"Today's moon in the evening and night sky is five per cent bigger and around 12 per cent brighter than the average full moon," said Dr Debiprosad Duari, director of M P Birla Planetarium, Kolkata.
The rare celestial event is often described as a "Super moon" by astronomers and skywatchers. On its elliptical path around the Earth, moon sometimes comes closest to the earth, the portion being called perigee.
"Today's moon is at the perigee and also it happens to be full moon," Duari said explaining the reason of the large appearance of the moon. Although Indians could enjoy the 'Supermoon' but they are going to miss a total lunar eclipse since the totality of the eclipse will start after 7 am tomorrow.
"But people from North and South America, well almost everybody, and people in Europe will see the moon as bigger and also 'blood red' in colour. Because during a total lunar eclipse moon does not become black, but gets a reddish-copper tinge which popularly is mentioned as blood red," the expert on celestial bodies said.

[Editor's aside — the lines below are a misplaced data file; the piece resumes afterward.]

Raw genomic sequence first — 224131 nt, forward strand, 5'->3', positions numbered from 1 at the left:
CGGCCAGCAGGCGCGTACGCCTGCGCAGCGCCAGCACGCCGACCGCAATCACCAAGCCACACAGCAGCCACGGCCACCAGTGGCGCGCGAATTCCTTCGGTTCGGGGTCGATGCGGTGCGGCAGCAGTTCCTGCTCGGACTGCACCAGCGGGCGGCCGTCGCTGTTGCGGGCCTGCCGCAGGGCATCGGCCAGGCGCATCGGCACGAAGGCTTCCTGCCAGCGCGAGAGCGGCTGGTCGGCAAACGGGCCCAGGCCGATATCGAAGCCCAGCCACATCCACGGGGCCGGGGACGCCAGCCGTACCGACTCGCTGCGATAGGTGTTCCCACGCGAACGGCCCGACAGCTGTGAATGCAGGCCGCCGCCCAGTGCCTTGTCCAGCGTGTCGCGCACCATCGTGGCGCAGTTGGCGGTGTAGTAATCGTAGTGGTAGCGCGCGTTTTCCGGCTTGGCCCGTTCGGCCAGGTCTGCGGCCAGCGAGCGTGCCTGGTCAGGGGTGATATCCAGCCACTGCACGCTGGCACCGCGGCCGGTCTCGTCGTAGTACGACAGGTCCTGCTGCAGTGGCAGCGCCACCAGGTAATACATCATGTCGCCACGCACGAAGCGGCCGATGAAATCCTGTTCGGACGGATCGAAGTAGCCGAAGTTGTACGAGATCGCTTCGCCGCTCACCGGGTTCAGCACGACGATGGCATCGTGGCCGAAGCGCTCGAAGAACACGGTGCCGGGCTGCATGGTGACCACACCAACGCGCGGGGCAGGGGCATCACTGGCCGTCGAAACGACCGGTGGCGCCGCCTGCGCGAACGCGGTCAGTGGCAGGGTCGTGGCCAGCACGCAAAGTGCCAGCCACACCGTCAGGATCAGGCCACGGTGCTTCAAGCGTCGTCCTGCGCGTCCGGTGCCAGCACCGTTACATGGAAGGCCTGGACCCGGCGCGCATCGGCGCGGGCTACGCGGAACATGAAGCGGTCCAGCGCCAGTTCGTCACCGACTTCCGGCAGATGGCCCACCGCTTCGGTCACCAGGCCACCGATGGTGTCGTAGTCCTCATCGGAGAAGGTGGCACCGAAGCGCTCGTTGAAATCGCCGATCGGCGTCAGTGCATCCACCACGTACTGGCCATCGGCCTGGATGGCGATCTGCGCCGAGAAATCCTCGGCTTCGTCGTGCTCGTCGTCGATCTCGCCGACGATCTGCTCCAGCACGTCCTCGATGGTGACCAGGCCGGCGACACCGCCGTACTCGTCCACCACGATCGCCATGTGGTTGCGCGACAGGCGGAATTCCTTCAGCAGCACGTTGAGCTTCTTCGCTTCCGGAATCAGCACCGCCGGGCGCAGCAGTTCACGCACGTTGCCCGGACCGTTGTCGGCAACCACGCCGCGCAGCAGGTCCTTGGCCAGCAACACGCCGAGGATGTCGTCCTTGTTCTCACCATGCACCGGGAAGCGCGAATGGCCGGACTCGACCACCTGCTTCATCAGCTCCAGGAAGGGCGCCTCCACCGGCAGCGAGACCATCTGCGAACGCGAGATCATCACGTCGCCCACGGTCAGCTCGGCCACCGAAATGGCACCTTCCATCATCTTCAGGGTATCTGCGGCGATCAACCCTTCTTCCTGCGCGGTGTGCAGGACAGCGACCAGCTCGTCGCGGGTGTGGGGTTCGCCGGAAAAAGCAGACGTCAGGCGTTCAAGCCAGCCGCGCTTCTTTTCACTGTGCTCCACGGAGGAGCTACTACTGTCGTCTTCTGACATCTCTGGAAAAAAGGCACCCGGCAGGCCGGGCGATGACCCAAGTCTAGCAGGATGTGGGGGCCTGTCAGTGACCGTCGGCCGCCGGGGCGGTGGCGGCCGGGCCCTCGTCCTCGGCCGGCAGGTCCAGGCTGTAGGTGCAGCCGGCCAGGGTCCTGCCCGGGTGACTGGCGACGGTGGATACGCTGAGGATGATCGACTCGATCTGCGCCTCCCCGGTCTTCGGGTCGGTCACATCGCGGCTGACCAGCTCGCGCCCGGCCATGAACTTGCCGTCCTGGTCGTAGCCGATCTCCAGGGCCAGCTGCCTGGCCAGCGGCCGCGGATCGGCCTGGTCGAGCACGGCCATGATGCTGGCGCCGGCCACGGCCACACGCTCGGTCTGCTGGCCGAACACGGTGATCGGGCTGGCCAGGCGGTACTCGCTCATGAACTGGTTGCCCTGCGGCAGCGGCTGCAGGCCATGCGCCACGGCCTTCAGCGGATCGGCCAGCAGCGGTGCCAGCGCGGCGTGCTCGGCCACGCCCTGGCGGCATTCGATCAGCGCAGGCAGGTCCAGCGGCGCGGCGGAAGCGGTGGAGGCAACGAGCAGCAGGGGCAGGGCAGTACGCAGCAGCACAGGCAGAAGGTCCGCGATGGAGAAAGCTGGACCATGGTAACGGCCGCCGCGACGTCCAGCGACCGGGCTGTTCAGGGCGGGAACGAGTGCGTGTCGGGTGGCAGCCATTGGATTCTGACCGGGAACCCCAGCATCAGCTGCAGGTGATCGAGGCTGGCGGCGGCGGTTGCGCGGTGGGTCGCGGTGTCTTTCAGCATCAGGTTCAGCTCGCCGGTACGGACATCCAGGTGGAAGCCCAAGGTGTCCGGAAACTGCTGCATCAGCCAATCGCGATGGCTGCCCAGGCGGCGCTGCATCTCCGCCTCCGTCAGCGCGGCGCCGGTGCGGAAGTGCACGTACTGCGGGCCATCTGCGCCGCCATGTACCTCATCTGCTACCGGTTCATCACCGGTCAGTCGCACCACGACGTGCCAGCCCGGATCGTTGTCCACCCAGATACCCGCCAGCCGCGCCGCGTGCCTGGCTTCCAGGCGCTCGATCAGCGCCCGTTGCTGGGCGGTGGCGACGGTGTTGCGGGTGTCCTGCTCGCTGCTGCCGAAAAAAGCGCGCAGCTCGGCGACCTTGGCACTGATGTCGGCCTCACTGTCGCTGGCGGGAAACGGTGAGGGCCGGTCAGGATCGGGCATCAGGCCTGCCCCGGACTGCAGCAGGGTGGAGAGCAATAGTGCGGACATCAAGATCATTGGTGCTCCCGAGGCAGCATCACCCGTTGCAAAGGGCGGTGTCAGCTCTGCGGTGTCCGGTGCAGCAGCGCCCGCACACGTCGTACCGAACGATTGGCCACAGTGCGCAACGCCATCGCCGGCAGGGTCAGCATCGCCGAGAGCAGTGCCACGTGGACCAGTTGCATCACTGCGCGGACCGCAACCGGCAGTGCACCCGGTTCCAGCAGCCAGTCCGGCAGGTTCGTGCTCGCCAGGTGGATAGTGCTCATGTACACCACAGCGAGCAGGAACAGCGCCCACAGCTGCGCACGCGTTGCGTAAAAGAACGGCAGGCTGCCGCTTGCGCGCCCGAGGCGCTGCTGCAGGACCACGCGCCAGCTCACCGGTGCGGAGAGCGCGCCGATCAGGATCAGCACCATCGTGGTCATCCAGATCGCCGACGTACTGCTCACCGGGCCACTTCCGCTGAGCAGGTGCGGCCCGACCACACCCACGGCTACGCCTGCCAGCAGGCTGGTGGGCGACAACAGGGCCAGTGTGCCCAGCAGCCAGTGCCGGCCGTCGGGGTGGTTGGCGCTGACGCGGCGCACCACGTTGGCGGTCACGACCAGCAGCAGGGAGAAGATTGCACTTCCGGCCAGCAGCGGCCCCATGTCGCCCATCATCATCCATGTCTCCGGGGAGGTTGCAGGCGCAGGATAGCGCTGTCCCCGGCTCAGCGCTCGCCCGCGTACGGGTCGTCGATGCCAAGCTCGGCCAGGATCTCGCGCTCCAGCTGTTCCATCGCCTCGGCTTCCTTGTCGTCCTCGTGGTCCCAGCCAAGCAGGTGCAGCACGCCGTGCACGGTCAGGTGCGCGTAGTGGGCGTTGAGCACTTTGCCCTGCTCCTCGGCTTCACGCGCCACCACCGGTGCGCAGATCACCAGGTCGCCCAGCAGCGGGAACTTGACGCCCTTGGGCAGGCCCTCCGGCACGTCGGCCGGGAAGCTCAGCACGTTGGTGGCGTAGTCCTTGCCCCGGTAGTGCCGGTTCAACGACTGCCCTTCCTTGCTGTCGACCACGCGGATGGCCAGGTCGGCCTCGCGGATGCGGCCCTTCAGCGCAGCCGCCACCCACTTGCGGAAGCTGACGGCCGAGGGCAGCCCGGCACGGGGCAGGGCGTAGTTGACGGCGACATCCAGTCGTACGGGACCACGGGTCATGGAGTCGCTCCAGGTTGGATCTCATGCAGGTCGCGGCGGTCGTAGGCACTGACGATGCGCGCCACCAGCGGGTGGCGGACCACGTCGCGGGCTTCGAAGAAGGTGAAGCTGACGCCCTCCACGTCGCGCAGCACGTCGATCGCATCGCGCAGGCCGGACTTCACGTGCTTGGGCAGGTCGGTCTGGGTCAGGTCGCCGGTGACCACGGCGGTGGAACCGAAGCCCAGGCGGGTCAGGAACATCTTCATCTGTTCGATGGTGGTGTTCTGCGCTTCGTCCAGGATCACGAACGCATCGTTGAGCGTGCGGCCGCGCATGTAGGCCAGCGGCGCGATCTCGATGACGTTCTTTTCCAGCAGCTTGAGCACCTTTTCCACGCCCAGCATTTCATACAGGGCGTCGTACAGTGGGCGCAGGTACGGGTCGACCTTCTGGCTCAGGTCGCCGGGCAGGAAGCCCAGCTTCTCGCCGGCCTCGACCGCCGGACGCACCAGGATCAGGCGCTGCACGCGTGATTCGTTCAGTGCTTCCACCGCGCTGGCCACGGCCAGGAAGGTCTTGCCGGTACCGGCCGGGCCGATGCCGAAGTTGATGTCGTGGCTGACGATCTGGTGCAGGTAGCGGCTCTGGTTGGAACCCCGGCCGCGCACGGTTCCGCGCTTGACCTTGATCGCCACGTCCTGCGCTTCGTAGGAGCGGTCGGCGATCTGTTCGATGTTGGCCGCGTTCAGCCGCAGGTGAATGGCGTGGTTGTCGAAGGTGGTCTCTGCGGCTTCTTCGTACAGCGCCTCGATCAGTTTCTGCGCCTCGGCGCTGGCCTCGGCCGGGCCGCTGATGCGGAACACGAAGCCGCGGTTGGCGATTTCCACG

This happens because the red light of the sun's white light gets least scattered by the atmosphere and falls on the moon during an eclipse making it look blood red, he added.
This rare phenomenon of a supermoon and blood-red moon together was last seen during 1982 and will recur only in 2033.